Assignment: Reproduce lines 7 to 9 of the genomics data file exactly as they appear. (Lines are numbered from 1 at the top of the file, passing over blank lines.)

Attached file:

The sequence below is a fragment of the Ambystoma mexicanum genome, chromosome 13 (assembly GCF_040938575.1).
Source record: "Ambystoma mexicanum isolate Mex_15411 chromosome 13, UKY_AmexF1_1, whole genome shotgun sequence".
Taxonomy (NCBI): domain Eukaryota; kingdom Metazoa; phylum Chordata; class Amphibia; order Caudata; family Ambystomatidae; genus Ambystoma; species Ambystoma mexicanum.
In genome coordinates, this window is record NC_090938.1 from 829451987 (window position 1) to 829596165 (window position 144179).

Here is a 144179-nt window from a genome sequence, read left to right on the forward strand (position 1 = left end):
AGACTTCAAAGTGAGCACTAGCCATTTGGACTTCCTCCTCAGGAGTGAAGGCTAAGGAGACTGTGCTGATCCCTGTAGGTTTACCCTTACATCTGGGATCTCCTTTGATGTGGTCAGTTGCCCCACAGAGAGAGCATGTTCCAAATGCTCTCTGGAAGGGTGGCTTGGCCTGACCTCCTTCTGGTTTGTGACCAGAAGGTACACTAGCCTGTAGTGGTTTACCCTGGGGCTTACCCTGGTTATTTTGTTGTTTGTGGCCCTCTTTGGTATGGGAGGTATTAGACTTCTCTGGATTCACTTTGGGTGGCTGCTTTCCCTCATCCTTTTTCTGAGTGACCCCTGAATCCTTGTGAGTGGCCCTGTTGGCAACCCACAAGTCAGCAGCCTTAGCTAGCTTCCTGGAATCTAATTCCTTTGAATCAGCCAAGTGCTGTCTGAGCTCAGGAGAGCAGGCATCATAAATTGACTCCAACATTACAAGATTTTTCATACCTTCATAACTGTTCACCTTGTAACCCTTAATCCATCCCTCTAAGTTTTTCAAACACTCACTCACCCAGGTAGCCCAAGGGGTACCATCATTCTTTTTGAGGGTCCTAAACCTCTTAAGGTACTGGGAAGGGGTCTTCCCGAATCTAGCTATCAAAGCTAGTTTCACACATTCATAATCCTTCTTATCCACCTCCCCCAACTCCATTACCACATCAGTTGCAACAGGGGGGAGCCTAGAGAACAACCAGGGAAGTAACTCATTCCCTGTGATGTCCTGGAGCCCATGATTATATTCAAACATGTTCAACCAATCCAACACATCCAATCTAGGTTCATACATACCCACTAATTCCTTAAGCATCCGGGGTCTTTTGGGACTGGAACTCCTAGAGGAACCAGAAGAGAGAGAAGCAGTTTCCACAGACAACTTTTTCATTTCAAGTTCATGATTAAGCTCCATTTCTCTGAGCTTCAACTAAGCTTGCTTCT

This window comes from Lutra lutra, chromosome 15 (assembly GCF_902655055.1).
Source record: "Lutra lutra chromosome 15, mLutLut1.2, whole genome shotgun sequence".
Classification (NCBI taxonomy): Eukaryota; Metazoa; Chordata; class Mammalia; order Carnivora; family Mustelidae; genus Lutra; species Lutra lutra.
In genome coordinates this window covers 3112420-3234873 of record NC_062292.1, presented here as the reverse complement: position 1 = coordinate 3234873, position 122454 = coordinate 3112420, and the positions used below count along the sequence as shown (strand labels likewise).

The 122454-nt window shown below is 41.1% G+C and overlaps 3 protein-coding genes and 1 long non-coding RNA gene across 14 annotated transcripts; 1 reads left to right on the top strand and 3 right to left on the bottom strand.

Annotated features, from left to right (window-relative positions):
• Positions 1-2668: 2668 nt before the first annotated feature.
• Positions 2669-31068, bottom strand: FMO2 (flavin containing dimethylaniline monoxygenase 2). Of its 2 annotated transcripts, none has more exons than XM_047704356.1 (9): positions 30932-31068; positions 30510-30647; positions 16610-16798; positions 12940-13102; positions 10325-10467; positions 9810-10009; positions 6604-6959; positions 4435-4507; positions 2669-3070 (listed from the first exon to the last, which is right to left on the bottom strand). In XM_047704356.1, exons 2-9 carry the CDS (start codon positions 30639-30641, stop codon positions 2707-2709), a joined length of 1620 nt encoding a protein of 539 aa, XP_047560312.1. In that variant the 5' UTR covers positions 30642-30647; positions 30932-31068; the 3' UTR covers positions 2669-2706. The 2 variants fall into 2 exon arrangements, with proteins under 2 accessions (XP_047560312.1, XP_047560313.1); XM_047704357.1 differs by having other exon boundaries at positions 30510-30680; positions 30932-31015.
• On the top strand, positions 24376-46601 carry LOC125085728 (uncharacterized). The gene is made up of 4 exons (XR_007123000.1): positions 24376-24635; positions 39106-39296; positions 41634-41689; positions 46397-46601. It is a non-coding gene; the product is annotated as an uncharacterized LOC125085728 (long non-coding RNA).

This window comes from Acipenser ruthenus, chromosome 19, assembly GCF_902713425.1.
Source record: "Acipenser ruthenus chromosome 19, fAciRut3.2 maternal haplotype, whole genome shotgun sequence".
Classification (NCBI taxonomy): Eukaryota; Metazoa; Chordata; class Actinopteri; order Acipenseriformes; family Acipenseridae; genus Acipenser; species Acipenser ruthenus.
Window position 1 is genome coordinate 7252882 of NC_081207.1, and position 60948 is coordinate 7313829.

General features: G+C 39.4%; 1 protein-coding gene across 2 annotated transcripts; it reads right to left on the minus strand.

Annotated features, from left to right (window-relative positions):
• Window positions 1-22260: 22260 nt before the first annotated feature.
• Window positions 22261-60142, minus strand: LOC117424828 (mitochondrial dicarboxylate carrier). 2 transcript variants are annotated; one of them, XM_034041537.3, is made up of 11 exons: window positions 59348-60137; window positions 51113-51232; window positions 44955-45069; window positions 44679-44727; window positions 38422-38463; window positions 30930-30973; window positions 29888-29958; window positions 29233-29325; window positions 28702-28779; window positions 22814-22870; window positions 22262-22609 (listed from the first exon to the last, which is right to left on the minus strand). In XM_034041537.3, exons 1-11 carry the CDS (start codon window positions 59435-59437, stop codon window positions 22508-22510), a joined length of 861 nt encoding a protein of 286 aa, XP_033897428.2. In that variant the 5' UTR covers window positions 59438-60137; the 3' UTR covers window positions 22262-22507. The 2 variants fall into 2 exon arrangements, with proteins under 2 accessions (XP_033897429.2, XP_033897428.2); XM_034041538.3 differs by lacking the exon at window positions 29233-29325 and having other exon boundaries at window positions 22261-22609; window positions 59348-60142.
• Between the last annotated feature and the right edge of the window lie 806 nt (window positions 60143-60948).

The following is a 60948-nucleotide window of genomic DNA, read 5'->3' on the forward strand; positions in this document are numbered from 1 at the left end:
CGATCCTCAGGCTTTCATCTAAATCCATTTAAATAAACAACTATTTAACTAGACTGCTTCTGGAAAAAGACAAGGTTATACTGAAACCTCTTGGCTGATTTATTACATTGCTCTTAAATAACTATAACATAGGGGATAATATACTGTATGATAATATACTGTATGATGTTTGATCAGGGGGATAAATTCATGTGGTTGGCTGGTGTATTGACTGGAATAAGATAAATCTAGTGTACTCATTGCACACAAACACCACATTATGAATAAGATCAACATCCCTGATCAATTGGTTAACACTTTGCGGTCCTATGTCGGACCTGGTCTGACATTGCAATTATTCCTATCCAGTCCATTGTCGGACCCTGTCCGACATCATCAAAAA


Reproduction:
This window comes from Lutra lutra, chromosome 15 (assembly GCF_902655055.1).
Source record: "Lutra lutra chromosome 15, mLutLut1.2, whole genome shotgun sequence".
Classification (NCBI taxonomy): Eukaryota; Metazoa; Chordata; class Mammalia; order Carnivora; family Mustelidae; genus Lutra; species Lutra lutra.